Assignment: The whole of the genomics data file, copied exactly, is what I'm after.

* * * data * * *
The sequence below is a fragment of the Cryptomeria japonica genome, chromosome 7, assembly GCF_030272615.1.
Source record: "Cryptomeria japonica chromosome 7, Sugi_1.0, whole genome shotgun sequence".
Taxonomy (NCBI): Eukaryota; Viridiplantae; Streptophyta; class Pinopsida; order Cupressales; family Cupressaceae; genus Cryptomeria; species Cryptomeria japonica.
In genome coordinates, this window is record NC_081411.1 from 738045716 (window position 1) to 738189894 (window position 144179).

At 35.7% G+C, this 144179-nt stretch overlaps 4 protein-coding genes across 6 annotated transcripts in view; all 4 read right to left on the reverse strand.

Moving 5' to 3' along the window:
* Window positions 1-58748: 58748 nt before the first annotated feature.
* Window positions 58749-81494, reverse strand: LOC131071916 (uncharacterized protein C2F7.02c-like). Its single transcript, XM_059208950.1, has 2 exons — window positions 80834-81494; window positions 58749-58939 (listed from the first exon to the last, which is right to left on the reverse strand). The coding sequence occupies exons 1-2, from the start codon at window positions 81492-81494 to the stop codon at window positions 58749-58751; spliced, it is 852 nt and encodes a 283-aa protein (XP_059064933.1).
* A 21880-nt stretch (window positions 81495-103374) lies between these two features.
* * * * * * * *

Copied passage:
The sequence below is a fragment of the Cryptomeria japonica genome, chromosome 7, assembly GCF_030272615.1.
Source record: "Cryptomeria japonica chromosome 7, Sugi_1.0, whole genome shotgun sequence".
Taxonomy (NCBI): Eukaryota; Viridiplantae; Streptophyta; class Pinopsida; order Cupressales; family Cupressaceae; genus Cryptomeria; species Cryptomeria japonica.
In genome coordinates, this window is record NC_081411.1 from 738045716 (window position 1) to 738189894 (window position 144179).

At 35.7% G+C, this 144179-nt stretch overlaps 4 protein-coding genes across 6 annotated transcripts in view; all 4 read right to left on the reverse strand.

Moving 5' to 3' along the window:
* Window positions 1-58748: 58748 nt before the first annotated feature.
* Window positions 58749-81494, reverse strand: LOC131071916 (uncharacterized protein C2F7.02c-like). Its single transcript, XM_059208950.1, has 2 exons — window positions 80834-81494; window positions 58749-58939 (listed from the first exon to the last, which is right to left on the reverse strand). The coding sequence occupies exons 1-2, from the start codon at window positions 81492-81494 to the stop codon at window positions 58749-58751; spliced, it is 852 nt and encodes a 283-aa protein (XP_059064933.1).
* A 21880-nt stretch (window positions 81495-103374) lies between these two features.